The last time I set my feet upon the winding paths of Kenrokuen, it was – if memory serves – a dreary, dim, cloudy day, with barely enough sunlight to see by and cold droplets of rain pelting my head at odd intervals.
It was also – if memory serves – a uniquely peaceful and invigorating experience, wandering across the rambling expanse of one of the finest traditional gardens in Japan.
That was six years ago, more or less. I’m glad to see that some things haven’t changed since then.
For starters, the dreariness was still there, along with the dimness and the clouds and the poor sunlight and occasional splatters of rain and all the rest. Bearing in mind that this was one of the wettest corners of Japan, one really couldn’t hope for something altogether different.
But for all that, the peace remained. And with it the sense of invigoration, the invitation to wander, and the rambling expanse of this superbly beautiful garden.
Like many of Japan’s best traditional gardens, Kenrokuen (兼六園) was initially laid out not as a public park, but as a private retreat – in this case for the Maeda lords who ruled over Kaga Domain from neighbouring Kanazawa Castle. In fact, if one were to zoom out a wee bit…
…the garden’s very close proximity to the castle, which even today is almost directly accessible to it by way of a wide pedestrian bridge, stresses its former role as an element of the broader castle compound. For hundreds of years, Kenrokuen was a place where the Lords of Kaga (and those whom they saw fit to entertain) could take refuge in, where acres of tree-covered terrain would shield them from the pressures of administrative duties as they engaged in such refined pursuits as tea ceremonies and poetry readings.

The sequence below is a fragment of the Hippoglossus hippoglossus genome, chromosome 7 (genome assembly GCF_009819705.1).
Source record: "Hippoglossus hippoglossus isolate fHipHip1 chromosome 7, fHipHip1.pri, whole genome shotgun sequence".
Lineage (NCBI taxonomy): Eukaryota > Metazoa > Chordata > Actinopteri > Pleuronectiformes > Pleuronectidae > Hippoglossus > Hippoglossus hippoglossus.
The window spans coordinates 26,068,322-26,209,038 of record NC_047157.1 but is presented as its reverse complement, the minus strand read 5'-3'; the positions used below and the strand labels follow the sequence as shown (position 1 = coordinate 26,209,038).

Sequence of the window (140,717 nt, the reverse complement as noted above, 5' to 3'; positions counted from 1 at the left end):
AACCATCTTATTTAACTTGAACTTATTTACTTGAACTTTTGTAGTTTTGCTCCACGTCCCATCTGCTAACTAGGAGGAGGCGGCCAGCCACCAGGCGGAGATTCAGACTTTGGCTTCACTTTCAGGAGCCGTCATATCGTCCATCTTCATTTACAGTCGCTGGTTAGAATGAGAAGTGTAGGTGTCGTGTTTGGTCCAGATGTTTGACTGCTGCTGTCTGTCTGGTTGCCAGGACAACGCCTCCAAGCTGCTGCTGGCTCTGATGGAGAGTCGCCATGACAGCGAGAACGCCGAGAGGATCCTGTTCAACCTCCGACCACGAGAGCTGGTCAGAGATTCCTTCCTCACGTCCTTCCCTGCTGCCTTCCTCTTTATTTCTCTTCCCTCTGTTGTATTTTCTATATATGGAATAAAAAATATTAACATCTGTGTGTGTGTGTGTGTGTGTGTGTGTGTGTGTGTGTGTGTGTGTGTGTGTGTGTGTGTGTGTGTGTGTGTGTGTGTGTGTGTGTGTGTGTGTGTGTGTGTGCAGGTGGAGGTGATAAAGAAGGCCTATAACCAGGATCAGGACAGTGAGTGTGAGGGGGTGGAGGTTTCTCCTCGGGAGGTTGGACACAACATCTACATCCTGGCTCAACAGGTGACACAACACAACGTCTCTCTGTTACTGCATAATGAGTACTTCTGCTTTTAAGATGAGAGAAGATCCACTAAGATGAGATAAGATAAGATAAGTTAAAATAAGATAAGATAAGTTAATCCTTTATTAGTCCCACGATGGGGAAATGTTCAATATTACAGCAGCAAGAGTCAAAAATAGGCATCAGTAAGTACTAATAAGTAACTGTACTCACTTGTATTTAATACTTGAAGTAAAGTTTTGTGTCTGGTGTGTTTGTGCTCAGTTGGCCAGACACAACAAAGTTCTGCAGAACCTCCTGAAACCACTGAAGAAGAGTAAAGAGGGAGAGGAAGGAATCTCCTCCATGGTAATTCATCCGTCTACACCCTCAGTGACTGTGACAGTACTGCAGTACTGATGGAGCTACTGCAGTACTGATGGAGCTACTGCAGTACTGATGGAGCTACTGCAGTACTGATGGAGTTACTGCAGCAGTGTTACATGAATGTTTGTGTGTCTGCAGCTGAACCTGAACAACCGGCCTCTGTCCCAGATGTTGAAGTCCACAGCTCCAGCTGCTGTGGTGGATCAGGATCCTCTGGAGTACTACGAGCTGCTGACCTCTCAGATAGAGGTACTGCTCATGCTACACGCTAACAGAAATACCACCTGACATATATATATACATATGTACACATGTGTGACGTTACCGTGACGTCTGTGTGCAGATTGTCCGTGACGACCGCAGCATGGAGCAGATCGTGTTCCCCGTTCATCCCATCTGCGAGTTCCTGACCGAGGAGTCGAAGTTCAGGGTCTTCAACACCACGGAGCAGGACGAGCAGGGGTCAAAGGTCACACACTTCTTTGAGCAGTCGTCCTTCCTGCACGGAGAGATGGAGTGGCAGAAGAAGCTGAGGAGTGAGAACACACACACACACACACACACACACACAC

Now then, enough with the boring commentary … it’ll just make the dreariness seem all that much heavier. The prefectural government’s Kenrokuen website will supply more details for those who desire them. For the moment, let’s cease all idle chatter and go for a stroll.
Afterwards, I returned to my own private retreat … namely my budget hotel room.
The bus from the garden brought me to Kanazawa Station, where I quickly stole a shot of the iconic wooden gateway after a long succession of other visitors had snapped their own commemorative photographs and slunk quietly out of view. (Yes, my friends: if there’s one thing that completely ruins great scenery, it’s people. Myself included. Hence my seething hatred of selfies.)
With the building nicely spruced up for the newly opened Hokuriku Shinkansen, it’s actually not a bad place to wander through briefly – but right now I’ve got just one more image to share, taken within the soaring glass-roofed plaza past the monumental gateway.
That large banner says that if we’re talking about coming to Kanazawa, spring would be a good time. And summer. And autumn. And winter.
So basically, just come. Whatever season it happens to be.
With all that I’d seen thus far, all I was about to see, and the many things that I’ve yet to see and look forward to encountering in a future visit, I’m more than inclined to agree.